MOSCOW — The Kremlin said Friday that President Vladimir Putin will seek binding guarantees precluding NATO’s expansion to Ukraine during a planned call with U.S. President Joe Biden, while a U.S. intelligence report and the Ukrainian defense minister warned of a possible Russian invasion of Ukraine as soon as next month.

With tensions between Russia and the West escalating, Biden said his administration was “putting together what I believe to be the most comprehensive and meaningful set of initiatives to make it very, very difficult for Mr. Putin to go ahead and do what people are worried he may do” in positioning troops near Ukraine.

The NATO chief and numerous former U.S. diplomats and security officials say Russia’s demand that Biden rule out NATO membership for Ukraine, a former Soviet republic eager to ally with the West, is a nonstarter.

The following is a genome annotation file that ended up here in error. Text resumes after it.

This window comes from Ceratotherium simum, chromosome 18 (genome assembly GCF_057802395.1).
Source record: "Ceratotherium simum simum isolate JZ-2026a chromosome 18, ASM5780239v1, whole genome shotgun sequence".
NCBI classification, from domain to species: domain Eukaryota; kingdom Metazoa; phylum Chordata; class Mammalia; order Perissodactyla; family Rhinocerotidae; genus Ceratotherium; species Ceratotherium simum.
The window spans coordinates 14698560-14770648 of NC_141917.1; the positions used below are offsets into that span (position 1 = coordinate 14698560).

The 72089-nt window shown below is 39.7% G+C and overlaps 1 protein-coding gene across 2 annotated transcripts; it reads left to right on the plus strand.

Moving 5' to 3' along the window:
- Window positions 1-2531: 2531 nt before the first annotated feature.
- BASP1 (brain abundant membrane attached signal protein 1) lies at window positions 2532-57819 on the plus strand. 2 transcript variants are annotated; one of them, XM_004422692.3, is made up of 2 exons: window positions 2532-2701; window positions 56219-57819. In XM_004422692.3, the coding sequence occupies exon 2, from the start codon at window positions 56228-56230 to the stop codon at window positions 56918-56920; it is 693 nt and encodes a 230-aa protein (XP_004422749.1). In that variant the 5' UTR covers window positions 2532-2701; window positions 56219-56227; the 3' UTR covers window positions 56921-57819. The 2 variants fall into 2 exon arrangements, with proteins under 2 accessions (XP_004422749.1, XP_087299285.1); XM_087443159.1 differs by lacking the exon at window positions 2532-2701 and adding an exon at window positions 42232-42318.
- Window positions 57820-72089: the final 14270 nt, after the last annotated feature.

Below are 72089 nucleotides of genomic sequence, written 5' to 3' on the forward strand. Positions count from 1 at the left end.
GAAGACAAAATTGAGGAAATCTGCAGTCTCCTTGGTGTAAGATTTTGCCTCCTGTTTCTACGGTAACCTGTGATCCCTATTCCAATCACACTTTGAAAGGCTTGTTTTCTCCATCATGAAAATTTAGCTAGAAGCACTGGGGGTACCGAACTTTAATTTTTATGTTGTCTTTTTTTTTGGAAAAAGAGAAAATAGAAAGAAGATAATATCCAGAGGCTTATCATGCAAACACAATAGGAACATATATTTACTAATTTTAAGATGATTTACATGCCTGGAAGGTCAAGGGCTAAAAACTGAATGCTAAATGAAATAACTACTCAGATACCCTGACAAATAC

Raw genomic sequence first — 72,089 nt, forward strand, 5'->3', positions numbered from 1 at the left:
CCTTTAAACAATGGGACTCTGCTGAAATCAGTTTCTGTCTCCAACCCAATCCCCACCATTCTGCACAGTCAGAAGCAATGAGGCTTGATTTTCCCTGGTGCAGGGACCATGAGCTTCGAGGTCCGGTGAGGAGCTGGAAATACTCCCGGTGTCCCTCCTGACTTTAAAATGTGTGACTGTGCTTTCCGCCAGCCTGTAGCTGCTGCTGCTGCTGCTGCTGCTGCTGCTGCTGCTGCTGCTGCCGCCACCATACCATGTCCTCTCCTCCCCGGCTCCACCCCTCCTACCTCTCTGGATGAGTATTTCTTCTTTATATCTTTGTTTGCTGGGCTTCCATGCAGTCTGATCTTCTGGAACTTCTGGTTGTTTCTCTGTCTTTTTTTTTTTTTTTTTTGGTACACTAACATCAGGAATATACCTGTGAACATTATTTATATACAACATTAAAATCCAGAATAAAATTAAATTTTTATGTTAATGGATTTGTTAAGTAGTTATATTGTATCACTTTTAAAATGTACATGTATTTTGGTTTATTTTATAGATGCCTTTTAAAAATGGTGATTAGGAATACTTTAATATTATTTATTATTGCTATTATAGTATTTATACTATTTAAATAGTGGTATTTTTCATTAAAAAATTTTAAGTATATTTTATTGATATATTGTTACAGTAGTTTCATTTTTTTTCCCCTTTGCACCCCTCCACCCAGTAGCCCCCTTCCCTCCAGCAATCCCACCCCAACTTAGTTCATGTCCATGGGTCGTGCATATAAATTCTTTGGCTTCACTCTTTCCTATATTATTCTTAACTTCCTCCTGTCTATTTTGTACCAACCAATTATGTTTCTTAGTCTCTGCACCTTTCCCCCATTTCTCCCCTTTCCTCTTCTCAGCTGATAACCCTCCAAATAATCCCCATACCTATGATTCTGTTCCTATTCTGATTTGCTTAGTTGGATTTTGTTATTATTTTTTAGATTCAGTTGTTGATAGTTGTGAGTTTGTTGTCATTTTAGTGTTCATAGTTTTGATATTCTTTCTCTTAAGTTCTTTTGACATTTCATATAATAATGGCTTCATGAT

“There’s absolutely no way in the world that that Russian position will make any progress,” John Herbst, a former U.S. ambassador to Ukraine, said Friday. “It’s basically a rhetorical point for Moscow.” More likely, he said, were U.S. assurances that Western military assistance to Ukraine be for defensive purposes only.

Ukraine, the U.S. and other Western allies are increasingly concerned that a Russian troop buildup near the Ukrainian border could signal Moscow’s intention to invade. Officials say it remains unclear if Putin intends to go through with an invasion or appears to be threatening one in hopes of forcing concessions from Ukraine and its Western allies. The U.S. has threatened the Kremlin with the toughest sanctions yet if it launches an attack, while Russia has warned that any presence of NATO troops and weapons on Ukrainian soil would cross a “red line.” (AP)